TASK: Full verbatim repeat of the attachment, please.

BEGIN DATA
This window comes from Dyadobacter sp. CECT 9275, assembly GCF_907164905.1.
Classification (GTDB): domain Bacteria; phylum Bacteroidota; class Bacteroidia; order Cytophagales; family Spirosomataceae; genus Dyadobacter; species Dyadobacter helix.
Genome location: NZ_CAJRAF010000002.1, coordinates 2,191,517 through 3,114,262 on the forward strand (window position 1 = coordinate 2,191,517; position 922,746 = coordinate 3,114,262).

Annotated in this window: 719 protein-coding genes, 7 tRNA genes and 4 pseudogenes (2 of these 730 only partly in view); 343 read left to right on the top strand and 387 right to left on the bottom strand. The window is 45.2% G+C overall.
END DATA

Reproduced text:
This window comes from Dyadobacter sp. CECT 9275, assembly GCF_907164905.1.
Classification (GTDB): domain Bacteria; phylum Bacteroidota; class Bacteroidia; order Cytophagales; family Spirosomataceae; genus Dyadobacter; species Dyadobacter helix.
Genome location: NZ_CAJRAF010000002.1, coordinates 2,191,517 through 3,114,262 on the forward strand (window position 1 = coordinate 2,191,517; position 922,746 = coordinate 3,114,262).

Annotated in this window: 719 protein-coding genes, 7 tRNA genes and 4 pseudogenes (2 of these 730 only partly in view); 343 read left to right on the top strand and 387 right to left on the bottom strand. The window is 45.2% G+C overall.